The highest age incidence of our cases was during the third and fourth decades of life, with a mean 35.9 years, which was coincident with the study by Shen et al. [7] who had 36.4 years as a mean of age. Men represented about 57.5% and women represented about 42.5%.

Headache was the most presenting symptoms in this study for both microscopic and endoscopic groups (62.5%), which was coincident with the study by Zhang et al. [8] and by Jackson et al. [2] who had 59 and 61.5% visual complaints, respectively, in their studies. Visual complaints were represented in 60% of the patients, which was coincident with the study by Jackson et al. [2] who found about 62% of his patients was complaining of headache.

Regarding operative time, 2.5 h was the mean in the endoscopic approach, whereas it was 2.43 h in the microscopic approach, which represented no significance between these approaches in contrast to the study by Federico et al. [9] who reported that endoscopic microsurgery offered a significantly shorter operative time (2.7 h in endoscopic surgery vs. 3.4 h in traditional sublabial microsurgery) without compromising the extent of tumor resection.

At the beginning of this study, the mean operative time was the same for both procedures. However, as the surgeons gained experience with endoscope, the operative time shortened, perhaps because there were fewer surgical complications and less need for wound packing and wound management and patients were more comfortable after the endonasal approach, the same like the study by Federico et al. [9] who had proposed the same evidence.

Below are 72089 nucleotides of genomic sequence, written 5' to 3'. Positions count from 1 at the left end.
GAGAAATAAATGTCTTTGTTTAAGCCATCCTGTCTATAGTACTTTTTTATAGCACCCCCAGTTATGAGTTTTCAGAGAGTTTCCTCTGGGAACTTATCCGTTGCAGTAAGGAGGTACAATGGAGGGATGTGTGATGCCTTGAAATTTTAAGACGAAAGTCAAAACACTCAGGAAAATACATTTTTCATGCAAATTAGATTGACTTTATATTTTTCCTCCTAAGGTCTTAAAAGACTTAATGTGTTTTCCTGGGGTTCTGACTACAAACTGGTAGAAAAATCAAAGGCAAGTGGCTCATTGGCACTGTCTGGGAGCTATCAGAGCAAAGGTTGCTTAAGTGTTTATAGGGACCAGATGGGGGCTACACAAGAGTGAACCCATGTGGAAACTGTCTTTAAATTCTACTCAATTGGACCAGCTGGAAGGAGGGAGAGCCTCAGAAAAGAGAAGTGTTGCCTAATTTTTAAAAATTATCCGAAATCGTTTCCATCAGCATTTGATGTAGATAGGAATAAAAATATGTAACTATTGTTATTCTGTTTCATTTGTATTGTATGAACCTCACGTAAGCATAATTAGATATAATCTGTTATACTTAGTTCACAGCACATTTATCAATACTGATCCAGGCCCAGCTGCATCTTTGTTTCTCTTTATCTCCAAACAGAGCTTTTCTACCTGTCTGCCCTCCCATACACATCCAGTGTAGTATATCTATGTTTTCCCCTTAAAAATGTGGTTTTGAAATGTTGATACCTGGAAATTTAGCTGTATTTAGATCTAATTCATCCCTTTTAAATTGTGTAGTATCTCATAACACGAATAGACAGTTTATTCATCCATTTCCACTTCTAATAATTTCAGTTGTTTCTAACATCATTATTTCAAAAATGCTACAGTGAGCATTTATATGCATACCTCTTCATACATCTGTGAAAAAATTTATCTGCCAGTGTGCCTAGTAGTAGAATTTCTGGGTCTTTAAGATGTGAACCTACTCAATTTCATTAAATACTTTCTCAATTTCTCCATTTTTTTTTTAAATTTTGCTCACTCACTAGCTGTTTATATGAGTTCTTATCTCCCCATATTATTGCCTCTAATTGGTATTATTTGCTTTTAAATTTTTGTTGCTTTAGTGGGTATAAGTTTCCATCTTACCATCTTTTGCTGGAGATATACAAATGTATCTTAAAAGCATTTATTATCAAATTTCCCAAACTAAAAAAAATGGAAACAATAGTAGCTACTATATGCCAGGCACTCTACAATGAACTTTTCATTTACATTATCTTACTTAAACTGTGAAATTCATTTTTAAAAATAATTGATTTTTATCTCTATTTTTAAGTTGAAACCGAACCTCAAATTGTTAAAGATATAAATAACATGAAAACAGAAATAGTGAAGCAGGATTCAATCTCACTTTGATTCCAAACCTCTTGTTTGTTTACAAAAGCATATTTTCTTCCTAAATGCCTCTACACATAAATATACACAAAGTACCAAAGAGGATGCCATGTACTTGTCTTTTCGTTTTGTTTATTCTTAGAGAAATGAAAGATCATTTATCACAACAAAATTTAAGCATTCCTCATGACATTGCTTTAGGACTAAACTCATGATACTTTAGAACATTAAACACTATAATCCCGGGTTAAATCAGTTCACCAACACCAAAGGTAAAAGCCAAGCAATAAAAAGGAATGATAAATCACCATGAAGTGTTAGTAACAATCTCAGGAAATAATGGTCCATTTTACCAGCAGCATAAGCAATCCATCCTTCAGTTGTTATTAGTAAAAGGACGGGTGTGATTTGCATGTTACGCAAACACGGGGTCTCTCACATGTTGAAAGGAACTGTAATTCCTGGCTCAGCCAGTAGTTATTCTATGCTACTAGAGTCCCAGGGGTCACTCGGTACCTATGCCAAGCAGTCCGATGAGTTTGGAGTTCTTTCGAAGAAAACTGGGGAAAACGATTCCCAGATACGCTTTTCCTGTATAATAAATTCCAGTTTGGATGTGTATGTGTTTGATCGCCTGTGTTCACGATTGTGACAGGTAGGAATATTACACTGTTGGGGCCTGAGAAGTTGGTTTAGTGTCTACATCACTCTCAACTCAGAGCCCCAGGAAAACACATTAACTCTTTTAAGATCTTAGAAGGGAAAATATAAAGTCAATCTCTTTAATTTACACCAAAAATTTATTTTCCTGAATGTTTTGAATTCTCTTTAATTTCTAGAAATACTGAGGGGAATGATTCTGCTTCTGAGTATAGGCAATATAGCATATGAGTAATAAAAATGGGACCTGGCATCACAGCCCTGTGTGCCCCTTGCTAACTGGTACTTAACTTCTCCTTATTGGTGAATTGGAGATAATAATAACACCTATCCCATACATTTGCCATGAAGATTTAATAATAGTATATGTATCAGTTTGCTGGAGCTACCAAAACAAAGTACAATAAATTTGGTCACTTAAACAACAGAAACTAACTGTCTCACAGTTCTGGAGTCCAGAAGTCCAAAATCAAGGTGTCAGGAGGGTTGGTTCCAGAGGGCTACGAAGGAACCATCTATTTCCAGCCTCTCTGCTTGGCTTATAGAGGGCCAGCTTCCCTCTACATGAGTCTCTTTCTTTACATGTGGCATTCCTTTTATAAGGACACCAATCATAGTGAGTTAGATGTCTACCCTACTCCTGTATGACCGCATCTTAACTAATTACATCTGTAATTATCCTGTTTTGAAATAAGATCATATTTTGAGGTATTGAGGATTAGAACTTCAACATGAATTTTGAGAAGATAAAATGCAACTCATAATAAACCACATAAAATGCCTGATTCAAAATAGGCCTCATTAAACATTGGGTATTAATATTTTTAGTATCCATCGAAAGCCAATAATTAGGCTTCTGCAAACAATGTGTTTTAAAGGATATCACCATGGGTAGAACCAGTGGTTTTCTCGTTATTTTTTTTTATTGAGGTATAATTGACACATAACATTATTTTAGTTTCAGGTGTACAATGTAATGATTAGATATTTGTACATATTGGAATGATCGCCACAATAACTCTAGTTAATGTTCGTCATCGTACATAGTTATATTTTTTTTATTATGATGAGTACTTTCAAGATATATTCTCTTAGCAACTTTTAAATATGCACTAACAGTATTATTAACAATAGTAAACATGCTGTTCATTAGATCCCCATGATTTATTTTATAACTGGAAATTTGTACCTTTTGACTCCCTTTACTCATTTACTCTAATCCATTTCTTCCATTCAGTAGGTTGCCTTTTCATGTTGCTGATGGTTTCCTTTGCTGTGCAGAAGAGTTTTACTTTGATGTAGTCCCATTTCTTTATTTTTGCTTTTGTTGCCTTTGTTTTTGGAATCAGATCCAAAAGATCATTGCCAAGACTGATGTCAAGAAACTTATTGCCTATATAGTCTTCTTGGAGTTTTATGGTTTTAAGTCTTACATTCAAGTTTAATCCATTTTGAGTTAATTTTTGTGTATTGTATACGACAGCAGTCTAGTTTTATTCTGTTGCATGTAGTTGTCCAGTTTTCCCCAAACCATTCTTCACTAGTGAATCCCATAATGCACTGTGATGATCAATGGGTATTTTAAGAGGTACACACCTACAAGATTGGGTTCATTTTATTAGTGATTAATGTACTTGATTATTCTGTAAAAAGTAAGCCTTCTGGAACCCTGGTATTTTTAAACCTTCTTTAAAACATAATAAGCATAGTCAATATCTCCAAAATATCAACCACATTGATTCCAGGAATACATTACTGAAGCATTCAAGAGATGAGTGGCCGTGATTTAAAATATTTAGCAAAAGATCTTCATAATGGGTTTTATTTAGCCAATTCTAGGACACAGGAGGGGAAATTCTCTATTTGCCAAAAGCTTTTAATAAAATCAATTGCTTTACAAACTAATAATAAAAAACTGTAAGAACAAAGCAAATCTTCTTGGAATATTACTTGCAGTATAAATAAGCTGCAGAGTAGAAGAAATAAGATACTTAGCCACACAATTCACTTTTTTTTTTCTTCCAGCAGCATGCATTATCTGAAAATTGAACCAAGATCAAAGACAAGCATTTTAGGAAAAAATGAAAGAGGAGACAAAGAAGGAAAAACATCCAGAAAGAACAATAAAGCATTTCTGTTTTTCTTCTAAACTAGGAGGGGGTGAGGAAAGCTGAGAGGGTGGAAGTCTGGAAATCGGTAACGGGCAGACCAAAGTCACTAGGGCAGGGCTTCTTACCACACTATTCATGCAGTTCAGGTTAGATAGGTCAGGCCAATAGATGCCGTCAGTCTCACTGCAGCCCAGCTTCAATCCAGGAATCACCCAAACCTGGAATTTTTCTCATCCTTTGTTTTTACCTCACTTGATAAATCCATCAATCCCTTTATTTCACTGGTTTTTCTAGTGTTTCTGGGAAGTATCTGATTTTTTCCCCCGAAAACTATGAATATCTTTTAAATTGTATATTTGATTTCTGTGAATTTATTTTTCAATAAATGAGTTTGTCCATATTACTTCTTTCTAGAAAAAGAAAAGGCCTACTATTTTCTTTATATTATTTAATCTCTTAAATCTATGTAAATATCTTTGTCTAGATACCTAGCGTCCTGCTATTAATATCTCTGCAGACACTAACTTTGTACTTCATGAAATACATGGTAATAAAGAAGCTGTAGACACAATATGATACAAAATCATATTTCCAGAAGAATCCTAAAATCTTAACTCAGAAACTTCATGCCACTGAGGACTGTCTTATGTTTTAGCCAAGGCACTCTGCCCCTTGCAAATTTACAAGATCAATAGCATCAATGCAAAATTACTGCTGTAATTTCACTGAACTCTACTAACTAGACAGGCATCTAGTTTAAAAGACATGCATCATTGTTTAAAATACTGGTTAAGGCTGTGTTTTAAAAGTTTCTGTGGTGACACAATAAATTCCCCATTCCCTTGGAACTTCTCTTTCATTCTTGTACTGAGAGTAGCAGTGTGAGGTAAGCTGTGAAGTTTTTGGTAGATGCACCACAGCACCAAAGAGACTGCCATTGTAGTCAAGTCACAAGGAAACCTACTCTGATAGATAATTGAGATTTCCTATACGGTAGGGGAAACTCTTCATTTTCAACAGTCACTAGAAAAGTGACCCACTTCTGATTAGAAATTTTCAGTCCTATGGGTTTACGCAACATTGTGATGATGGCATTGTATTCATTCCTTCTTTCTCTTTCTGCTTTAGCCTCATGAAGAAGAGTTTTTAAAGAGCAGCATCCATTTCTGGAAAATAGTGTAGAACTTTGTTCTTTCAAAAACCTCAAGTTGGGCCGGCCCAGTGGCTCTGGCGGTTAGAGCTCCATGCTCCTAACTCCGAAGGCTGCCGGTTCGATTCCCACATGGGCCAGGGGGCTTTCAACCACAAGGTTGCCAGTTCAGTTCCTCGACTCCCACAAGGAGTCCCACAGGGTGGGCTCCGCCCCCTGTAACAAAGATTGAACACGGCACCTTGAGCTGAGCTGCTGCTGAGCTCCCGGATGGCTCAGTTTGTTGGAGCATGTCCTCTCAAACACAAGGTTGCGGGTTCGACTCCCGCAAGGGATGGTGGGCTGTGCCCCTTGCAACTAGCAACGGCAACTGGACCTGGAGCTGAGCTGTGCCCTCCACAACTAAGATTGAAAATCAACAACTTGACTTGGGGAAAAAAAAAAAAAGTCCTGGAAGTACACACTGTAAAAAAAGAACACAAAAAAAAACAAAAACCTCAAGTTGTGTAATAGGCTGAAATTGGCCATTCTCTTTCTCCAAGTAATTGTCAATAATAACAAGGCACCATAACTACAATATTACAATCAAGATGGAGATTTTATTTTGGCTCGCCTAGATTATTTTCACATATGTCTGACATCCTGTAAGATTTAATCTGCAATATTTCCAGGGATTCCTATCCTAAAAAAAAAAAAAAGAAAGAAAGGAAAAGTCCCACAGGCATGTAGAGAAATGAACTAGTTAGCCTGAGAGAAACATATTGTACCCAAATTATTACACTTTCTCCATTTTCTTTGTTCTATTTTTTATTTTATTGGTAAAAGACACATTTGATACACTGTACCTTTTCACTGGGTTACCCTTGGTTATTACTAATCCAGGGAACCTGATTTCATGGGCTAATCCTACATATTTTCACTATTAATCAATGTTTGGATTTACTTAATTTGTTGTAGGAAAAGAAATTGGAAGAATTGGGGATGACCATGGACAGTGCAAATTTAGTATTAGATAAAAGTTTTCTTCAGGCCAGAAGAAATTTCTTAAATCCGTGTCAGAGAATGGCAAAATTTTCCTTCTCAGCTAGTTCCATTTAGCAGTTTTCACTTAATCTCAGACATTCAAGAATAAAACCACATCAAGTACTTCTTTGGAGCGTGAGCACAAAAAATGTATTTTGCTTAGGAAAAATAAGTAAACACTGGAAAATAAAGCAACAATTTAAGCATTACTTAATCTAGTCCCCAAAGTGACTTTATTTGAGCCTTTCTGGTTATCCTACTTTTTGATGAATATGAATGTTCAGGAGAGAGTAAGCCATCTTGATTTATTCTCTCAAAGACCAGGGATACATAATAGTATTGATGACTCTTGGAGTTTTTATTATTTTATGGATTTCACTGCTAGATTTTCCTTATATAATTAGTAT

Throughout this study, complications associated with endoscopic surgery were, in general, fewer than with microsurgery, as there was less wound trauma with the endoscopic approach resulting in less nasal and orodental complications. No patients had nasal septum perforation, sinusitis, and gum wound disruption or massive nasal bleeding [10]. Reported that 90% of patients with endoscopically removed prolactinomas were satisfied with their nasal airways postoperatively, they had no operative infections. In contrast, there were five (33.3%) patients who had nasal complications with P-value of 0.009, which is highly significant difference. Improved visualization allowed the surgeon to identify and avoid injury to the normal pituitary, carotid prominences, hypothalamus, and optic chiasm leading to fewer complications with better outcome. The incidence of sinusitis was higher in the microscopic group, because the trauma to the sphenoid sinus and nasal cavity is greater as reported in the study by {21}.

In the endoscopic group, the most common pathologies were chromophobe adenomas in seven (28%) cases and prolactinomas in seven (28%) cases. In the microscopic group, five (33.3%) cases had chromophobe adenomas and GH adenomas in five (33.3%) cases.